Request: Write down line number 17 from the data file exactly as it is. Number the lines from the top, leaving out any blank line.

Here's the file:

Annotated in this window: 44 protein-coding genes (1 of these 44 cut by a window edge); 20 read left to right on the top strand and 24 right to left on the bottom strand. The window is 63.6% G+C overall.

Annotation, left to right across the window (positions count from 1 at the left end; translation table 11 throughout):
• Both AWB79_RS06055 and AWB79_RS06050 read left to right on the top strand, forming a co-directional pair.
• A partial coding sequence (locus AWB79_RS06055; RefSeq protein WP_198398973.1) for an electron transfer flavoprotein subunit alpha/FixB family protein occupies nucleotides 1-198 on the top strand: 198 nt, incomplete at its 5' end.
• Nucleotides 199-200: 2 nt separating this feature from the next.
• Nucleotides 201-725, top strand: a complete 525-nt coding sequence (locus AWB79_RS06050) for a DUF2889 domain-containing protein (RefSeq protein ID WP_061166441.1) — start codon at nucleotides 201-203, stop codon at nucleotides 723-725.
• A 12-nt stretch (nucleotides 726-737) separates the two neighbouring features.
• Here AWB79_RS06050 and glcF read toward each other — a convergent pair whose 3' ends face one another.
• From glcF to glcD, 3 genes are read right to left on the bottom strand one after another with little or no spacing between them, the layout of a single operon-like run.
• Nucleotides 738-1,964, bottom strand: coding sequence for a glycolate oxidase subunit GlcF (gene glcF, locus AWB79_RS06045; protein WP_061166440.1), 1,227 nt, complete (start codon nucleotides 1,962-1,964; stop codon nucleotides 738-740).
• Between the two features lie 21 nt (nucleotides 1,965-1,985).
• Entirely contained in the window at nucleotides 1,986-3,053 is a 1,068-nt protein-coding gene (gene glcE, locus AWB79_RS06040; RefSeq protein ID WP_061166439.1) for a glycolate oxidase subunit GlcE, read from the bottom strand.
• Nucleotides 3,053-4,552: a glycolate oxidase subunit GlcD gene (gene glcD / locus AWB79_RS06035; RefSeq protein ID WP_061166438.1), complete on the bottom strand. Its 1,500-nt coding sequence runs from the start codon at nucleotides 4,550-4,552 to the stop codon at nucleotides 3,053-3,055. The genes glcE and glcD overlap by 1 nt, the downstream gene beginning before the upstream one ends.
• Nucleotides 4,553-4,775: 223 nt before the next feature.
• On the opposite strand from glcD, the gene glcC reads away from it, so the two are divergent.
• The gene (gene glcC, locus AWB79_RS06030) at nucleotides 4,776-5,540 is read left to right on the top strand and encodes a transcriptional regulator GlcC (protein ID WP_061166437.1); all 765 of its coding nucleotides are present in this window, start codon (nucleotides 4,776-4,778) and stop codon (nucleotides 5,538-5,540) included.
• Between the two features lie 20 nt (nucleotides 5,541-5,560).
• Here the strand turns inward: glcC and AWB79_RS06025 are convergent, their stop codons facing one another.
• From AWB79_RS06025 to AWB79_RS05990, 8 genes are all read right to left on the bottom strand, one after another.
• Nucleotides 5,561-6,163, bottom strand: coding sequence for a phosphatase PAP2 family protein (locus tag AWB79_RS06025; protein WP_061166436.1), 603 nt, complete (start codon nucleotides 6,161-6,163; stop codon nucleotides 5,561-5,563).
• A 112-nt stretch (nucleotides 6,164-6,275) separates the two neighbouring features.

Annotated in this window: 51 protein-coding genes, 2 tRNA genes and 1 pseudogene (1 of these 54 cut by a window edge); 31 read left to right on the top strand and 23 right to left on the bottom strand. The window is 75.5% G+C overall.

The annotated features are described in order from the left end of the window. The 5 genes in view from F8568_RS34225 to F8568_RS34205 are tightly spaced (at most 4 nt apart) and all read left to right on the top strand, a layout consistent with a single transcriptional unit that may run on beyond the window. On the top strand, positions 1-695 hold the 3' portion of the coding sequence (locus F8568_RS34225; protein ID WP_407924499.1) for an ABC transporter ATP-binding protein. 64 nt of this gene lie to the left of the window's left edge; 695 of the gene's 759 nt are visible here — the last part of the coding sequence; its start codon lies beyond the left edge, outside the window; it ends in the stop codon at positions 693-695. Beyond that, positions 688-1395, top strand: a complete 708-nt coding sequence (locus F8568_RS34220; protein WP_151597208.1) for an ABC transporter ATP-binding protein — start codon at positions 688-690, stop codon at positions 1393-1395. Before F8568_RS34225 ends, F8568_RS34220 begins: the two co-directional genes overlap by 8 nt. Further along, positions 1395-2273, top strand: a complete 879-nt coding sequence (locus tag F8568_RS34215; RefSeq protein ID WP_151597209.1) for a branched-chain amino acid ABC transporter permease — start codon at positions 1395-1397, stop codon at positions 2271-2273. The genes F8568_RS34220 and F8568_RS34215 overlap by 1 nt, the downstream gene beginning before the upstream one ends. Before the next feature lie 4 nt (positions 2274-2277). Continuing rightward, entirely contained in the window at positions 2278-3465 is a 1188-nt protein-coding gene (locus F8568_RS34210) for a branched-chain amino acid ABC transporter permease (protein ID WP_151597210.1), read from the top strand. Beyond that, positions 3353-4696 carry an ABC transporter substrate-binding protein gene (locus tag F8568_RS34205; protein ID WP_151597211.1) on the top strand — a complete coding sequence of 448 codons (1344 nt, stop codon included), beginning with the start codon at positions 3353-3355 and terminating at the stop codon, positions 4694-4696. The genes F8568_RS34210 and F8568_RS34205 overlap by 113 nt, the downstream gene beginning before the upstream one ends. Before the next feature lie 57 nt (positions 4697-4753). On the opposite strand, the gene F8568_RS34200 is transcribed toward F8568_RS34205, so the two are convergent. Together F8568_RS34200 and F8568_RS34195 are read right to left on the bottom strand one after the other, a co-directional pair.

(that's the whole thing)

• Between the two features lie 20 nt (nucleotides 5,541-5,560).